When you have depression or anxiety, exercise often seems like the last thing you want to do. But once you get motivated, exercise can make a big difference.
Exercise helps prevent and improve a number of health problems, including high blood pressure, diabetes and arthritis. Research on depression, anxiety and exercise shows that the psychological and physical benefits of exercise can also help improve mood and reduce anxiety. Exercise may also help keep depression and anxiety from coming back once you’re feeling better.
Exercise is known to stimulate the body to produce endorphins and enkephalins, the body’s natural feel-good hormones which can make problems seem more manageable.
Exercise affects our hippocampus — an area of the brain involved in memory, emotion regulation, and learning. Studies in other animals show convincingly that exercise leads to the creation of new hippocampal neurons (neurogenesis), with preliminary evidence suggesting this is also true in humans.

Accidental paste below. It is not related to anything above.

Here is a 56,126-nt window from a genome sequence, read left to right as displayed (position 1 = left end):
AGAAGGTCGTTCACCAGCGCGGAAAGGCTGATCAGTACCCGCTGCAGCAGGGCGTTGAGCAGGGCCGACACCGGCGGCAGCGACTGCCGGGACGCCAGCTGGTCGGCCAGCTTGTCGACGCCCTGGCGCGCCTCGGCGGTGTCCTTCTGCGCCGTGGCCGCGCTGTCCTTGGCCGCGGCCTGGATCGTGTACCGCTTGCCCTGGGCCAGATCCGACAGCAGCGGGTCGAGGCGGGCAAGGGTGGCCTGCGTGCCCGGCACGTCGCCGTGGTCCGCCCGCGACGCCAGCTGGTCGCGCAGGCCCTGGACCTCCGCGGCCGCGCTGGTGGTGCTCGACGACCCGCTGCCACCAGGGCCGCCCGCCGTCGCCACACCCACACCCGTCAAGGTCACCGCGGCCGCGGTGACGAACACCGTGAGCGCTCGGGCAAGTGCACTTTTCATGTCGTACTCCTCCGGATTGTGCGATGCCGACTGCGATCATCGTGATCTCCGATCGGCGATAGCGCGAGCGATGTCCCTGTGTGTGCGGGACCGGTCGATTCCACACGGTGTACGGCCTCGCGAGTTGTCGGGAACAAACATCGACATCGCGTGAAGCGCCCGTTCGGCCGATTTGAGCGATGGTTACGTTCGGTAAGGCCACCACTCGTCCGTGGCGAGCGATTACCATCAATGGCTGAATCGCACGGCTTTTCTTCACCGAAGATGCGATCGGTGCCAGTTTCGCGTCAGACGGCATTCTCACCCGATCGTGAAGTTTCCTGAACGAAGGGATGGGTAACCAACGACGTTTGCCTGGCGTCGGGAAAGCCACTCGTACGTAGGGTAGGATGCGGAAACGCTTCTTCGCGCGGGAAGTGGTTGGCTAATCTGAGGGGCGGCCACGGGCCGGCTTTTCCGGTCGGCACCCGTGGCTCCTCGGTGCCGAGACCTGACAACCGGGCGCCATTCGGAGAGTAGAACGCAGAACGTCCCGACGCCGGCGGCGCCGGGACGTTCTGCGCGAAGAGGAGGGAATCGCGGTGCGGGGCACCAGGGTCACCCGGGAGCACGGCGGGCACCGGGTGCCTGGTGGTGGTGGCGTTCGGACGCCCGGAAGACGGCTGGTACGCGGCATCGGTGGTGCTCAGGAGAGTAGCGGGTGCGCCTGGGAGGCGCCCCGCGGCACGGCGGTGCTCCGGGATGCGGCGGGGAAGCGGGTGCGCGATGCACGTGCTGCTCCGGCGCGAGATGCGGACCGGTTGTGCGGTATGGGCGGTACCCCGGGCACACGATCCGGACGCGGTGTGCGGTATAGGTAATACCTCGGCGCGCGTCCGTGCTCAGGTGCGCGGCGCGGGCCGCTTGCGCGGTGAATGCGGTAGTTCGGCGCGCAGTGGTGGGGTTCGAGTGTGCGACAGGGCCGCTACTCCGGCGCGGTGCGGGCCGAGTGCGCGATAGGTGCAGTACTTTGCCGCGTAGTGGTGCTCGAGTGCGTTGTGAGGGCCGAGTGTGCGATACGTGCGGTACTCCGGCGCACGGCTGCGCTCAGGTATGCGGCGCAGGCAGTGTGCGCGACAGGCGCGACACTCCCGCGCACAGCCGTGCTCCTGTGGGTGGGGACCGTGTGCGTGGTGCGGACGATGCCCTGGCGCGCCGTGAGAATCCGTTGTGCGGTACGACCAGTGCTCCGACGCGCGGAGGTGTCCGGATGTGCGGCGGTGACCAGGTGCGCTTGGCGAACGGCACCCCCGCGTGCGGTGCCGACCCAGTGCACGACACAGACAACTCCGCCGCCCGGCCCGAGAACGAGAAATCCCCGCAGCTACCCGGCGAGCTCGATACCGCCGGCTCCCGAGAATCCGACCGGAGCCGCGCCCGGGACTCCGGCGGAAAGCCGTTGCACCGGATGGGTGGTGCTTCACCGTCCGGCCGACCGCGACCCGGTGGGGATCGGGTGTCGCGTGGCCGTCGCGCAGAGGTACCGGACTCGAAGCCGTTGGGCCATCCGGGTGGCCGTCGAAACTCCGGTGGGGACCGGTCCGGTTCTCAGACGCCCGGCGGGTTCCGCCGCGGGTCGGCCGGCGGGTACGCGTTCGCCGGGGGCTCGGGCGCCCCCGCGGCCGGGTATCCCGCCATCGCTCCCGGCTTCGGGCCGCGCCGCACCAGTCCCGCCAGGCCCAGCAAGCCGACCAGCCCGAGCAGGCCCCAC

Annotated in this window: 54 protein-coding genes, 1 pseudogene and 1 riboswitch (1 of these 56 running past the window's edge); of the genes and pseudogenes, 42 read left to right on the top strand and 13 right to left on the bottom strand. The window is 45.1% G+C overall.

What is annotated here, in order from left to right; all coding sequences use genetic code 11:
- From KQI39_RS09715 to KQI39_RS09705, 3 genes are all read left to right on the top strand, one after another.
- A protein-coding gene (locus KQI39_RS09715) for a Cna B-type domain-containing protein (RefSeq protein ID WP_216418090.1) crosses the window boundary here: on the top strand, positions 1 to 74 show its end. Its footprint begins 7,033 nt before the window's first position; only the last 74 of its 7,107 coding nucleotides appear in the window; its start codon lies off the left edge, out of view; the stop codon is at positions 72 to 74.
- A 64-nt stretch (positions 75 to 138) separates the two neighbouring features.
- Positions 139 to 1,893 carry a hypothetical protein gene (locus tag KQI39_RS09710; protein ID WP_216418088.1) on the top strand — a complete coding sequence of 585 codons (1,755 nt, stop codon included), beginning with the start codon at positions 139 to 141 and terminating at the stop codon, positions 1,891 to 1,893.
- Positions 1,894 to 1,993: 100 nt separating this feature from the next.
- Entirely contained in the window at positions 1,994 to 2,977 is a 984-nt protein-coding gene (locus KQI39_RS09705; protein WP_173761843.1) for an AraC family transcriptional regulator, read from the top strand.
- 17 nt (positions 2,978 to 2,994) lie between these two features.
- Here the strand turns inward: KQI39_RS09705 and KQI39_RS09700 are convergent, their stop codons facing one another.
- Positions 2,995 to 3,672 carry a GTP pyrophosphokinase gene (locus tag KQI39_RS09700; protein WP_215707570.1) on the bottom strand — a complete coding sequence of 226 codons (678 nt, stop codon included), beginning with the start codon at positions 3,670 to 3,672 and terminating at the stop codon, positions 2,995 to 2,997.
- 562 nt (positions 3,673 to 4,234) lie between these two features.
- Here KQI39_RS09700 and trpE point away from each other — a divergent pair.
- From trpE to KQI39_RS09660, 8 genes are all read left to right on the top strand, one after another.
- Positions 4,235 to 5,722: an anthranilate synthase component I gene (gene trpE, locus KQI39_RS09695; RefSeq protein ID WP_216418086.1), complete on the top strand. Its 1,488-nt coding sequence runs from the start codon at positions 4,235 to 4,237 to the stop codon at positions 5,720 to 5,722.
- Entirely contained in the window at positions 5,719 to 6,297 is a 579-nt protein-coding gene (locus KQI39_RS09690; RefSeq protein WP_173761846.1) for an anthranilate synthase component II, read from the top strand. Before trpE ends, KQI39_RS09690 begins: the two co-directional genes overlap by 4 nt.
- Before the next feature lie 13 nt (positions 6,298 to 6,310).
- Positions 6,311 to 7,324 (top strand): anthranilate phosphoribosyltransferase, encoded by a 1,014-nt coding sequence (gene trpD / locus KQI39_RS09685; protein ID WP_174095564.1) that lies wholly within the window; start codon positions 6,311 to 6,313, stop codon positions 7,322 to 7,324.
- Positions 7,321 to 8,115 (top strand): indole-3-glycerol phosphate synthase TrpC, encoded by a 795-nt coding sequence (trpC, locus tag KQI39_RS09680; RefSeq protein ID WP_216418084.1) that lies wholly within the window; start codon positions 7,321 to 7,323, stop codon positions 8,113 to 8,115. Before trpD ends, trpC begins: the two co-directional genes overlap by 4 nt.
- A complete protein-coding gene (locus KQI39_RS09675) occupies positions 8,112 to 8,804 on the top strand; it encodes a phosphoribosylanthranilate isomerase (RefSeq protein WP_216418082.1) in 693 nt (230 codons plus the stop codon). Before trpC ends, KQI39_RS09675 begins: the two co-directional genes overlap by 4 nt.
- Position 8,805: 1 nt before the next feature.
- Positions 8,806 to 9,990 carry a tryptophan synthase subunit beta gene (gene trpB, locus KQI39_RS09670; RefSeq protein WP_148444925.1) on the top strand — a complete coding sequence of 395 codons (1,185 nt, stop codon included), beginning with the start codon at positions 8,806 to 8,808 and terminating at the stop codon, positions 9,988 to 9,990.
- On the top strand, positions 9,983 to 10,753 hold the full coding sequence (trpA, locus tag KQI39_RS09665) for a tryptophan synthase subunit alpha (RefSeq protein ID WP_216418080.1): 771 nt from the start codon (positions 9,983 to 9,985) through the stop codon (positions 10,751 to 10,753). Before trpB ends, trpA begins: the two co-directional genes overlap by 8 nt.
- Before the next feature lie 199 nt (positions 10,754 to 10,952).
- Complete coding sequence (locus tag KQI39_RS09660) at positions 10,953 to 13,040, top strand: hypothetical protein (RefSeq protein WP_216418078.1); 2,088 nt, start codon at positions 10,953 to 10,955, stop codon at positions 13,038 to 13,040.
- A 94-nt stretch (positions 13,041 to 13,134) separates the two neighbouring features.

The simple act of focusing on exercise can give us a break from current concerns and damaging self-talk. Further, depending on the activity many people may benefit from getting outside, interacting with others, exchanging a friendly smile as you walk around your neighborhood or calming our minds all of which are known to improve mood and general health.
Put simply: Exercise directly affects the brain. Regular exercise increases the volume of certain brain regions – in part through better blood supply that improves neuronal health by improving the delivery of oxygen and nutrients; and through an increase in neurotrophic factors and neurohormones that support neuron signaling, growth, and connections. Other theories suggests exercise helps us normalize our sleep which is known to have protective effects on the brain.
Oliver says join him in exercising and see what happens….